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      Comparison of pain models to detect opioid-induced hyperalgesia

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          Abstract

          Objective

          Chronic opioid therapy may be associated with hyperalgesia. Our objective was to determine if opioid-induced hyperalgesia detection sensitivity is dependent on the stimulus used to detect it.

          Methods

          This open design study compared the detection of hyperalgesia in opioid-dependent subjects (n = 16) and healthy control subjects (n = 16) using the following pain stimuli: cold pain, electrical stimulation, mechanical pressure, and ischemic pain. The opioid-dependent subjects were maintained on either methadone (n = 8) or buprenorphine (n = 8) for at least 3 months. None of the controls was dependent on opioids or other drugs of abuse.

          Results

          The opioid-dependent subjects were markedly more sensitive than controls to the cold pain test. Compared with the control group, the hazard ratio for ceasing the test due to intolerable pain was 7.7 (95% confidence interval [CI] 2.6–23.3) in the buprenorphine group and 4.5 (95% CI 1.7–15.6) in the methadone group, with similar data for the cold pain threshold. Of the remaining tests, there were differences only for the electrical pain threshold between treatment groups, with the geometric mean threshold in the buprenorphine group being 1.5 (95% CI 1.1–1.9)-fold higher (ie, less sensitive) than that of the controls; the geometric mean for the methadone group was 1.3 (95% CI 1.04–1.7)-fold higher than that of the controls. There were no significant differences between buprenorphine and methadone patients in test responses. Women were more sensitive to the cold pain (hazard ratio for tolerance, 3.1 [95% CI 1.4–7.3]) and ischemic tests (hazard ratio for tolerance, 2.7 [95% CI 1.2–6.1]). There were significant correlations between cold and ischemic tolerances (r = 0.50; P = 0.003) and between electrical and mechanical pain tolerances (r = 0.52; P = 0.002).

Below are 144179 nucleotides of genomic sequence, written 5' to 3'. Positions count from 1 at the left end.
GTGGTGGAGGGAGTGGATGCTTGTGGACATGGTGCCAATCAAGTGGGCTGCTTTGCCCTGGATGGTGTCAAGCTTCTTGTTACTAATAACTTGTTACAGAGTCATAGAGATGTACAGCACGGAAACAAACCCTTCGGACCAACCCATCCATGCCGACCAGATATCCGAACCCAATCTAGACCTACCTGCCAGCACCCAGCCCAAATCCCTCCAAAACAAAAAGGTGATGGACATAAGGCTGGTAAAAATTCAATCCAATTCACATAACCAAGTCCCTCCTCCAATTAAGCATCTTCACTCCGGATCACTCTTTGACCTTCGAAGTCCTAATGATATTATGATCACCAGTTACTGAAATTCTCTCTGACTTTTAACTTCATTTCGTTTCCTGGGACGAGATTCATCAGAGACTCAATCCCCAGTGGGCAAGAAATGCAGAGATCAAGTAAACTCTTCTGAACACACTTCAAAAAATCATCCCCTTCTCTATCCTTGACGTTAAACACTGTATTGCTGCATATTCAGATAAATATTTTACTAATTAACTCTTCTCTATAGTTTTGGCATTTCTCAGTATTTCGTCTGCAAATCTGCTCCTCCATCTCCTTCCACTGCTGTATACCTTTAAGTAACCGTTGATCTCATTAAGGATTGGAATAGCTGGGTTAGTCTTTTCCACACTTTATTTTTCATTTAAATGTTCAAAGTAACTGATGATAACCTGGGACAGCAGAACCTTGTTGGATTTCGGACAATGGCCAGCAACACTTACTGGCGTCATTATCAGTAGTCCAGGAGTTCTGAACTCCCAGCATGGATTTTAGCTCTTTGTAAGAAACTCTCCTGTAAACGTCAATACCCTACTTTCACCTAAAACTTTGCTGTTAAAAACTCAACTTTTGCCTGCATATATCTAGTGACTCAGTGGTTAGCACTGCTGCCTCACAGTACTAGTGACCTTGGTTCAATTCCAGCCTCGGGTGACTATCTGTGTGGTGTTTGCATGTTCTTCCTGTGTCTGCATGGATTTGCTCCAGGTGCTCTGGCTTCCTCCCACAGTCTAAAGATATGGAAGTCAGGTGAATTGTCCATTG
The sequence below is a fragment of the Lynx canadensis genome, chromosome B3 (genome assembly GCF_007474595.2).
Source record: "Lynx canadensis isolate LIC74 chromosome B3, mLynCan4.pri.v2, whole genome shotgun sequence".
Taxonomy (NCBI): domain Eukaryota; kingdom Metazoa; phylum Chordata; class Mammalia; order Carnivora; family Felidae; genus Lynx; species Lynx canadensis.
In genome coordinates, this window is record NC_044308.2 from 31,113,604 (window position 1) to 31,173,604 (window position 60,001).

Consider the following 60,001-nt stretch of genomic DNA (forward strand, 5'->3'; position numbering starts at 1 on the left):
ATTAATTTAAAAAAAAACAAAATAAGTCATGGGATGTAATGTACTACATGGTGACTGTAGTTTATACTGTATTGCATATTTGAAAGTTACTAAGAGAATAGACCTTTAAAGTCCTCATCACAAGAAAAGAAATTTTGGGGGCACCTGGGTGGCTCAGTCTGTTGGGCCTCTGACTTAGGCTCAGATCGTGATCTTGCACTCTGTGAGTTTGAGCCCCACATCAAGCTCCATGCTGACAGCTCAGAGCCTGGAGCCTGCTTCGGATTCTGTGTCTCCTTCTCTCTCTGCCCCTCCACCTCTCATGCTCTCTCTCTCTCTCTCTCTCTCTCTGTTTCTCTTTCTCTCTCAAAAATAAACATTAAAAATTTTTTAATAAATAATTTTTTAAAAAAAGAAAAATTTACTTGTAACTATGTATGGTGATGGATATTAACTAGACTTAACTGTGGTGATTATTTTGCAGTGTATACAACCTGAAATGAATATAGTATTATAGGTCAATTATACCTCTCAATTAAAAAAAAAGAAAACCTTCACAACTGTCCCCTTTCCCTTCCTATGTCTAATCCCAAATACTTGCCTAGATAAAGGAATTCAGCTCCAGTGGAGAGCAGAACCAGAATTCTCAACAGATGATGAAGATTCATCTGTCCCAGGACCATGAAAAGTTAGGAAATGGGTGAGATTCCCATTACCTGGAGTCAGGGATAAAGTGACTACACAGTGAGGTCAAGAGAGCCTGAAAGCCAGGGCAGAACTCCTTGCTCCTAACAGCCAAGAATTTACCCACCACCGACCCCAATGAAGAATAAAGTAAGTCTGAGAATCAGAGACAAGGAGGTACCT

Conclusion

          These findings indicate that cold pain is the most suitable of the methods tested to detect opioid-induced hyperalgesia. This is consistent with its sensitivity to detect opioid analgesia.

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          Author and article information

          Journal
          J Pain Res
          J Pain Res
          Journal of Pain Research
          Dove Medical Press
          1178-7090
          2012
          27 April 2012
          : 5
          : 99-106
          Affiliations
          [1 ]Discipline of Pharmacology, School of Medical Sciences, The University of Adelaide, Adelaide, South Australia, Australia
          [2 ]Discipline of Public Health, The University of Adelaide, Adelaide, South Australia, Australia
          [3 ]Pain and Anesthesia Research Clinic, Royal Adelaide Hospital, Adelaide, South Australia, Australia
          [4 ]Pharmacy School, University of South Australia, Adelaide, South Australia, Australia
          Author notes
          Correspondence: Paul Rolan, Discipline of Pharmacology, School of Medical Sciences, University of Adelaide, South Australia, 5005, Australia, Tel +61 8 83134102, Fax +61 8 82240685, Email paul.rolan@ 123456adelaide.edu.au
          Article
          jpr-5-099
          10.2147/JPR.S27738
          3346067
          22570562
          © 2012 Krishnan et al, publisher and licensee Dove Medical Press Ltd.

          This is an Open Access article which permits unrestricted noncommercial use, provided the original work is properly cited.

          Categories
          Original Research

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